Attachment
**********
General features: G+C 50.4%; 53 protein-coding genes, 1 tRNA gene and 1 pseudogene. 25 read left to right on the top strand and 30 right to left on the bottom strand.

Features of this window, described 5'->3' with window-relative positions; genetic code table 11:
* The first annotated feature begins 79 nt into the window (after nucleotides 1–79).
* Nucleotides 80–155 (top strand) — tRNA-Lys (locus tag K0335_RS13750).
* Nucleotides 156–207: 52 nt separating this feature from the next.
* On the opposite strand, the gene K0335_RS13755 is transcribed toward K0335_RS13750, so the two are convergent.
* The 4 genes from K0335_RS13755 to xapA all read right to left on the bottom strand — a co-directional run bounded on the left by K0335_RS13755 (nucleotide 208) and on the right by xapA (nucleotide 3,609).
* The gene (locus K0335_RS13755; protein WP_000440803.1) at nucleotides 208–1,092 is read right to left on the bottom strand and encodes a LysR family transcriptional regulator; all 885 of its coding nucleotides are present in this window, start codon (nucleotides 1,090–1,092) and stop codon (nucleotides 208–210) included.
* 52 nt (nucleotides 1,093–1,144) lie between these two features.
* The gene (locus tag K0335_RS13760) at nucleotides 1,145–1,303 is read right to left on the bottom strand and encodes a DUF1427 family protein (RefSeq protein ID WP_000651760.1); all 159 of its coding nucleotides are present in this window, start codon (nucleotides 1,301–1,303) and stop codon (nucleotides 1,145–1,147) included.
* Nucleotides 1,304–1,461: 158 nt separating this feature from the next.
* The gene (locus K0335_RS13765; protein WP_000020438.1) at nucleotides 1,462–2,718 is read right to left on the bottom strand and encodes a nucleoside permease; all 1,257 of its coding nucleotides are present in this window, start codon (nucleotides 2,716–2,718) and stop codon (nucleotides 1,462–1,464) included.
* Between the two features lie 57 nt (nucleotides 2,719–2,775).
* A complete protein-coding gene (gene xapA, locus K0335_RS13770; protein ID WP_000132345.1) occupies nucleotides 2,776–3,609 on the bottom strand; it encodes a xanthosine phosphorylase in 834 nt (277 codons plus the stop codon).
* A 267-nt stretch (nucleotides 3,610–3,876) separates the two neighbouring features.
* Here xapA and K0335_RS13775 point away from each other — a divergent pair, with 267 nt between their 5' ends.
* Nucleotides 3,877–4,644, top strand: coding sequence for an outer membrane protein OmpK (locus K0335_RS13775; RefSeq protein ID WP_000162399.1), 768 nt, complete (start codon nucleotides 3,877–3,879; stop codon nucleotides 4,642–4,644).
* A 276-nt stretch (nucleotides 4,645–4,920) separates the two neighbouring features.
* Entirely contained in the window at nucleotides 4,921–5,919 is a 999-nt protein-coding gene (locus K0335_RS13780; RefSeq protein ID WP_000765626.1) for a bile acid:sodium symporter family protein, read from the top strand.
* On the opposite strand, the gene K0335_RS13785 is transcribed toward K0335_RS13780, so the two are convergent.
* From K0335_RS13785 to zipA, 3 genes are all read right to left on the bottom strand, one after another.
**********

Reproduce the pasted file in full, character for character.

General features: G+C 50.4%; 53 protein-coding genes, 1 tRNA gene and 1 pseudogene. 25 read left to right on the top strand and 30 right to left on the bottom strand.

Features of this window, described 5'->3' with window-relative positions; genetic code table 11:
* The first annotated feature begins 79 nt into the window (after nucleotides 1–79).
* Nucleotides 80–155 (top strand) — tRNA-Lys (locus tag K0335_RS13750).
* Nucleotides 156–207: 52 nt separating this feature from the next.
* On the opposite strand, the gene K0335_RS13755 is transcribed toward K0335_RS13750, so the two are convergent.
* The 4 genes from K0335_RS13755 to xapA all read right to left on the bottom strand — a co-directional run bounded on the left by K0335_RS13755 (nucleotide 208) and on the right by xapA (nucleotide 3,609).
* The gene (locus K0335_RS13755; protein WP_000440803.1) at nucleotides 208–1,092 is read right to left on the bottom strand and encodes a LysR family transcriptional regulator; all 885 of its coding nucleotides are present in this window, start codon (nucleotides 1,090–1,092) and stop codon (nucleotides 208–210) included.
* 52 nt (nucleotides 1,093–1,144) lie between these two features.
* The gene (locus tag K0335_RS13760) at nucleotides 1,145–1,303 is read right to left on the bottom strand and encodes a DUF1427 family protein (RefSeq protein ID WP_000651760.1); all 159 of its coding nucleotides are present in this window, start codon (nucleotides 1,301–1,303) and stop codon (nucleotides 1,145–1,147) included.
* Nucleotides 1,304–1,461: 158 nt separating this feature from the next.
* The gene (locus K0335_RS13765; protein WP_000020438.1) at nucleotides 1,462–2,718 is read right to left on the bottom strand and encodes a nucleoside permease; all 1,257 of its coding nucleotides are present in this window, start codon (nucleotides 2,716–2,718) and stop codon (nucleotides 1,462–1,464) included.
* Between the two features lie 57 nt (nucleotides 2,719–2,775).
* A complete protein-coding gene (gene xapA, locus K0335_RS13770; protein ID WP_000132345.1) occupies nucleotides 2,776–3,609 on the bottom strand; it encodes a xanthosine phosphorylase in 834 nt (277 codons plus the stop codon).
* A 267-nt stretch (nucleotides 3,610–3,876) separates the two neighbouring features.
* Here xapA and K0335_RS13775 point away from each other — a divergent pair, with 267 nt between their 5' ends.
* Nucleotides 3,877–4,644, top strand: coding sequence for an outer membrane protein OmpK (locus K0335_RS13775; RefSeq protein ID WP_000162399.1), 768 nt, complete (start codon nucleotides 3,877–3,879; stop codon nucleotides 4,642–4,644).
* A 276-nt stretch (nucleotides 4,645–4,920) separates the two neighbouring features.
* Entirely contained in the window at nucleotides 4,921–5,919 is a 999-nt protein-coding gene (locus K0335_RS13780; RefSeq protein ID WP_000765626.1) for a bile acid:sodium symporter family protein, read from the top strand.
* On the opposite strand, the gene K0335_RS13785 is transcribed toward K0335_RS13780, so the two are convergent.
* From K0335_RS13785 to zipA, 3 genes are all read right to left on the bottom strand, one after another.